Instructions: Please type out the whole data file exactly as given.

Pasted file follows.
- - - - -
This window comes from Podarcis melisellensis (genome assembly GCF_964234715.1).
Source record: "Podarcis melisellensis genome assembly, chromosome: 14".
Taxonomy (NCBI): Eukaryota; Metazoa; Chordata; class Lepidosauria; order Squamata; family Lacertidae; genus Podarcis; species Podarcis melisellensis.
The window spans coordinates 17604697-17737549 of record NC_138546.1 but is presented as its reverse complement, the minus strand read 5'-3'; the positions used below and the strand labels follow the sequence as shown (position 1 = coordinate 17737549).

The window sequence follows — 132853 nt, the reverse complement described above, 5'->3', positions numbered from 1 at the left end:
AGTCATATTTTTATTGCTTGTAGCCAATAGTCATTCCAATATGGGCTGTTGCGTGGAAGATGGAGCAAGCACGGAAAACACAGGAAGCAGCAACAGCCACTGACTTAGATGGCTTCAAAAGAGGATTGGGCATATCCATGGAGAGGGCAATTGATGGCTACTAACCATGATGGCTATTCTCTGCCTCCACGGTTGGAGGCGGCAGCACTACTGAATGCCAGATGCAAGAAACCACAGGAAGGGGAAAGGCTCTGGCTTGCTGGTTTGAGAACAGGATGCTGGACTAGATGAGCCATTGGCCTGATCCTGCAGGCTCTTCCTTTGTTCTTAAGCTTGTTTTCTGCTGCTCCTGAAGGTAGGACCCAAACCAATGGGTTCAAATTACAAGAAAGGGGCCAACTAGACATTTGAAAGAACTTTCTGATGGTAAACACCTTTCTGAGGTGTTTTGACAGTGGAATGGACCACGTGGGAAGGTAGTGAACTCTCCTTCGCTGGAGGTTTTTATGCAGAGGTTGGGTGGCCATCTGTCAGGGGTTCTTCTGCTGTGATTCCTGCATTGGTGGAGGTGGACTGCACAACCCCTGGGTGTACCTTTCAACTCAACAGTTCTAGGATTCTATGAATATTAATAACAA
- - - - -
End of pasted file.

This window comes from Podarcis melisellensis (genome assembly GCF_964234715.1).
Source record: "Podarcis melisellensis genome assembly, chromosome: 14".
Taxonomy (NCBI): Eukaryota; Metazoa; Chordata; class Lepidosauria; order Squamata; family Lacertidae; genus Podarcis; species Podarcis melisellensis.
The window spans coordinates 17604697-17737549 of record NC_138546.1 but is presented as its reverse complement, the minus strand read 5'-3'; the positions used below and the strand labels follow the sequence as shown (position 1 = coordinate 17737549).

The window sequence follows — 132853 nt, the reverse complement described above, 5'->3', positions numbered from 1 at the left end:
AGTCATATTTTTATTGCTTGTAGCCAATAGTCATTCCAATATGGGCTGTTGCGTGGAAGATGGAGCAAGCACGGAAAACACAGGAAGCAGCAACAGCCACTGACTTAGATGGCTTCAAAAGAGGATTGGGCATATCCATGGAGAGGGCAATTGATGGCTACTAACCATGATGGCTATTCTCTGCCTCCACGGTTGGAGGCGGCAGCACTACTGAATGCCAGATGCAAGAAACCACAGGAAGGGGAAAGGCTCTGGCTTGCTGGTTTGAGAACAGGATGCTGGACTAGATGAGCCATTGGCCTGATCCTGCAGGCTCTTCCTTTGTTCTTAAGCTTGTTTTCTGCTGCTCCTGAAGGTAGGACCCAAACCAATGGGTTCAAATTACAAGAAAGGGGCCAACTAGACATTTGAAAGAACTTTCTGATGGTAAACACCTTTCTGAGGTGTTTTGACAGTGGAATGGACCACGTGGGAAGGTAGTGAACTCTCCTTCGCTGGAGGTTTTTATGCAGAGGTTGGGTGGCCATCTGTCAGGGGTTCTTCTGCTGTGATTCCTGCATTGGTGGAGGTGGACTGCACAACCCCTGGGTGTACCTTTCAACTCAACAGTTCTAGGATTCTATGAATATTAATAACAA